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Sharks the upset pick to win first Stanley Cup

San Jose Sharks' Brent Burns (88), and Patrick Marleau, right, participate in a hockey practice at the Consol Energy Center in Pittsburgh, Sunday May 29, 2016. The Sharks are preparing for Game 1 of the Stanley Cup Finals against the Pittsburgh Penguins on Monday, May 30, in Pittsburgh. (AP Photo/Gene J. Puskar)
May 30, 2016 - 7:24 AM

The San Jose Sharks are best known in their brief history for falling short, but in their first ever Stanley Cup Final appearance they might just have enough to vanquish the past.

Pittsburgh Penguins vs. San Jose Sharks

Pick: Sharks in six.

Why: The Sharks thumped the favoured Kings in the first round, outlasted the Predators in the second round and then thoroughly outplayed the Blues in the Western Conference final. It was a roundly impressive showing for a team with so much past playoff disappointment.

The Sharks enter the final though as the underdog.

Pittsburgh just outlasted the Tampa Bay Lightning in the Eastern Conference final, boasting impressive depth beyond Sidney Crosby and Evgeni Malkin.

Not only have the Penguins been led the entire post-season by the line of Phil Kessel (18 points), Nick Bonino and Carl Hagelin, but the club has also seen contributions offensively from 39-year-old Matt Cullen (four goals), Chris Kunitz (four goals), Bryan Rust (five goals) as well as rookies Tom Kuhnhackl and Conor Sheary.

That depth would pose problems for any defence. Crosby and Malkin rightly draw the top defensive options, which leaves others to combat Kessel, Bonino and Hagelin.

The Sharks top pair of Marc-Edouard Vlasic and Justin Braun was terrific in slowing the Blues Vladimir Tarasenko in the last round though and could pose similar issues for Crosby and company. Vlasic and the Penguins captain have been combating one another since both played in the Quebec Major Junior League, the Sharks defender a quietly effective force capable of taming Pittsburgh's captain.

Beyond Vlasic and Braun is the more-than-capable pair of Brent Burns and Paul Martin, the former a weapon himself offensively that the Penguins have to be mindful of.

Maybe the better question isn't whether the Sharks can contain the Penguins' depth, but whether the Penguins diminished defence can slow a Sharks attack that overwhelmed a vaunted Blues defence.

Can the Penguins, without injured defenceman Trevor Daley, stop San Jose's top trio of Joe Thornton, Joe Pavelski and Tomas Hertl? That line proved destructive throughout the second half of the regular season and post-season so far. Thornton is a wizard with the puck while Pavelski uses his smarts and drive to find open spaces to score (playoff-leading 13 goals).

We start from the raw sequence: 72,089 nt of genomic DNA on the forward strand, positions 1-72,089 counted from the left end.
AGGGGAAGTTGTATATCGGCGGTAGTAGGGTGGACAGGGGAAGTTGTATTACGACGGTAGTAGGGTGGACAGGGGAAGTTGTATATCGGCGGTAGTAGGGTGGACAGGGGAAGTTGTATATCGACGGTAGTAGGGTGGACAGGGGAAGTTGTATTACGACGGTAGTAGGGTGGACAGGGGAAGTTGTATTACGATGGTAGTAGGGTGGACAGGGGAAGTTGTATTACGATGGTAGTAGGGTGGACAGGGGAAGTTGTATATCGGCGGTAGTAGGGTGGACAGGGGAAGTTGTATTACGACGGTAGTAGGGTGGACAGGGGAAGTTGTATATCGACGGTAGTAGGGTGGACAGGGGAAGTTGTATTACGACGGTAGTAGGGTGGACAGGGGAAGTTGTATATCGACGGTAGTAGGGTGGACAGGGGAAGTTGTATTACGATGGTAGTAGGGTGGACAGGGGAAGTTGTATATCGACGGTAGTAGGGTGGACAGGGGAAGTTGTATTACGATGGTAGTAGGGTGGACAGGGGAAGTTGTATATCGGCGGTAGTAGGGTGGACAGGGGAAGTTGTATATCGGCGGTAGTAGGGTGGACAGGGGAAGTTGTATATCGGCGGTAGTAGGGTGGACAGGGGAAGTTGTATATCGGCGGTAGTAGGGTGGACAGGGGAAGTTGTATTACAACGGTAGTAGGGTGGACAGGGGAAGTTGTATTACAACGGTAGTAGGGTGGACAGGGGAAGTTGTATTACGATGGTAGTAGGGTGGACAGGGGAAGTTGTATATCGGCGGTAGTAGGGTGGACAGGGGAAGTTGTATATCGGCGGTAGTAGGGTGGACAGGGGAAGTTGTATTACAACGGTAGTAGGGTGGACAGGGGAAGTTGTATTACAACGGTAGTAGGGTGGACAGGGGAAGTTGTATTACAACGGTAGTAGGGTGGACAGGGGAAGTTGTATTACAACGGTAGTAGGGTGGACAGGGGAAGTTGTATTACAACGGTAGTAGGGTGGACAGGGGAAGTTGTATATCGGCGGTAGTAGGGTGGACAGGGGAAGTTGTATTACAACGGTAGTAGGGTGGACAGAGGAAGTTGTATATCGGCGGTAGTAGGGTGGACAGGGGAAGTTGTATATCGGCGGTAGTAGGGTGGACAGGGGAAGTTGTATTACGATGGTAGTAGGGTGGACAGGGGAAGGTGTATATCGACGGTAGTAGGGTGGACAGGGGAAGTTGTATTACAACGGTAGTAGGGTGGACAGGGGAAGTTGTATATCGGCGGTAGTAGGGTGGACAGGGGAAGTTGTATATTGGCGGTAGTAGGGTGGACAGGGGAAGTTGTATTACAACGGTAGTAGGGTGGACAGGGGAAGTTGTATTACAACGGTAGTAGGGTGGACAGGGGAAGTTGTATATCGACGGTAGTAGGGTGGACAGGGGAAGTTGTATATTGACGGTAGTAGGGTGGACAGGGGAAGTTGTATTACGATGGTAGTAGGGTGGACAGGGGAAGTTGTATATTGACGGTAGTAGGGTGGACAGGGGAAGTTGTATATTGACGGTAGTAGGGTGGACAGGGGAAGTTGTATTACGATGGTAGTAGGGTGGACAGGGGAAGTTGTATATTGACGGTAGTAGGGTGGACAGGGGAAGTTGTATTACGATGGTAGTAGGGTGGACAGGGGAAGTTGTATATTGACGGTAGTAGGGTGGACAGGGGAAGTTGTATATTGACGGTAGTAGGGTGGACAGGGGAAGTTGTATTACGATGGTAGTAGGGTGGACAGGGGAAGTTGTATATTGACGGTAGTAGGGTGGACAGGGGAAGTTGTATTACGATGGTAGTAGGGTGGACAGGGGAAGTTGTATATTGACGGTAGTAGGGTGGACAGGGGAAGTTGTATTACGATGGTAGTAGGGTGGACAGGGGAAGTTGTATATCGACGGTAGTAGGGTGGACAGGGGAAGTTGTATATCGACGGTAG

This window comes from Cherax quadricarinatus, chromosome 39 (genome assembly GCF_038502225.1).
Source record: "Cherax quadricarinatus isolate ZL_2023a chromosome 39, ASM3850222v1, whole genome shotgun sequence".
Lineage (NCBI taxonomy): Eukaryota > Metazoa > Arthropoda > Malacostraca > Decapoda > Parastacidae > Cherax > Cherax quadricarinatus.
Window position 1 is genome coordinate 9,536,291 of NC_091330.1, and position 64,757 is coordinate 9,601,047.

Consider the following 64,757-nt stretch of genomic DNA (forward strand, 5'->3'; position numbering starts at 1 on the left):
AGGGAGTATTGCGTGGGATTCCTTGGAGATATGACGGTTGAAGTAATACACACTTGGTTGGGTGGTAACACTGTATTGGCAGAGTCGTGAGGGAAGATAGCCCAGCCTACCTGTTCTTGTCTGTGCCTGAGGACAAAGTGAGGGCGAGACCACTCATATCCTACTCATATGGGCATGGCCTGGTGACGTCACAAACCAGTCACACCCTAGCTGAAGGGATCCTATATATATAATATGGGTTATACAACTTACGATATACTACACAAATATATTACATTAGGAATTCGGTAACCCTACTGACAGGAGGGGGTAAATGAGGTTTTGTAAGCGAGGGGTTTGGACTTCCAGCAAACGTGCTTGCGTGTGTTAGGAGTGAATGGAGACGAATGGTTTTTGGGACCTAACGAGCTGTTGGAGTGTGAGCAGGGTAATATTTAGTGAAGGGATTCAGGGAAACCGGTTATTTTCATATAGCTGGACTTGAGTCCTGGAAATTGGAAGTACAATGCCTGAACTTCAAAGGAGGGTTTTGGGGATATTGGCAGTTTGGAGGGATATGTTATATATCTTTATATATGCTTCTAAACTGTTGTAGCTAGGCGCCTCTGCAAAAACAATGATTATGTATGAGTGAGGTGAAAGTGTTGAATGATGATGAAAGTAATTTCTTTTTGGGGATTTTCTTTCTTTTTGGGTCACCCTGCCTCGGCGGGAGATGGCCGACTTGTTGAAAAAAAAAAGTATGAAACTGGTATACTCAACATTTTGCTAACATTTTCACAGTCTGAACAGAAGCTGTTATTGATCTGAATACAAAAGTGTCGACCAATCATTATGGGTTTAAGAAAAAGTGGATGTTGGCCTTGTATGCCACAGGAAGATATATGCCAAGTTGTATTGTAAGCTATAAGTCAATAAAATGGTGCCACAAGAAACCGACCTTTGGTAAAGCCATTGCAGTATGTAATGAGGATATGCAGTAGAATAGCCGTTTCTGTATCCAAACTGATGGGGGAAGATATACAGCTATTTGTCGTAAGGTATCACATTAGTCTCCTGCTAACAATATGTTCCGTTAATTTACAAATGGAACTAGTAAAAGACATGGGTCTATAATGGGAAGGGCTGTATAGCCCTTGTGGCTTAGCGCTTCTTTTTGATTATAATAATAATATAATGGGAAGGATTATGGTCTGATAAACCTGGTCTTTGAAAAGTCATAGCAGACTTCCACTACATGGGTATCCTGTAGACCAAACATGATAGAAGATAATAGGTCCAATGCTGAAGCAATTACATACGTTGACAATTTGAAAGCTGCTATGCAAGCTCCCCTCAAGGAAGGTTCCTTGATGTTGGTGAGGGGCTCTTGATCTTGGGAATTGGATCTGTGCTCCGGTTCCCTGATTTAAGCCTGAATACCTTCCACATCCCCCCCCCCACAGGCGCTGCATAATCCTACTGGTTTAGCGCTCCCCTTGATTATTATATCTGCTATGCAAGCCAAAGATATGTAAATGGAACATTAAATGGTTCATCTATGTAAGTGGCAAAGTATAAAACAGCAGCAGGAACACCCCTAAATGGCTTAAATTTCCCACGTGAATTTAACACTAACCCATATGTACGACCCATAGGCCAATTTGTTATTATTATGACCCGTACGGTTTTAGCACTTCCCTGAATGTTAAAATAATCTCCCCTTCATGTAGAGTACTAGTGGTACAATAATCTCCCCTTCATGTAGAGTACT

Beyond that top unit is a solid second line that features Logan Couture, who leads the playoffs with 24 points, along with 24-year-old Finnish revelation Joonas Donskoi. Deeper still in the Sharks lineup is annual playoff hero Joel Ward, who has six goals already this spring.

A Penguins defence anchored by Kris Letang, averaging 29 minutes in the playoffs, will have to lean more on Ben Lovejoy as well as the mostly untested likes of Brian Dumoulin, Olli Maatta, and Justin Schultz, the latter two healthy scratches at various points this spring.

Then there's the matter of power plays. Both teams boast terrific units, the Sharks leading the playoffs with 17 power-play goals, the Penguins tied for second with 15 goals of their own. Both units have plenty of weapons, including Pavelski and Kessel, who have five goals each on the power play this spring.

Pittsburgh's penalty kill was elite in the regular season and sturdy once more against the Lightning, shutting down 10 of 11 attempts over the final six games of the series. That was against a below-grade power-play though, not one as lethal as the Sharks.

The Penguins also won't have Daley, one of their more trusted penalty killers who's sidelined with a broken ankle.

San Jose had an NHL-leading 62 power-play goals during the regular season. From Thornton to Pavelski to Burns to Patrick Marleau to Couture, the Sharks have plenty of talent that will be difficult for the Penguins to contain.

Both the Sharks and Penguins will turn to goaltenders getting their first taste of the big stage. Martin Jones and Matt Murray have both have had their ups and downs in the post-season, neither one with any real edge entering Game 1 on Monday evening.

One grabbing hold of the spotlight could change that equation.

It's the Sharks solid top-four on defence, fearsome top line and devastating power play though which makes them CP's pick.

News from © The Canadian Press, 2016
The Canadian Press

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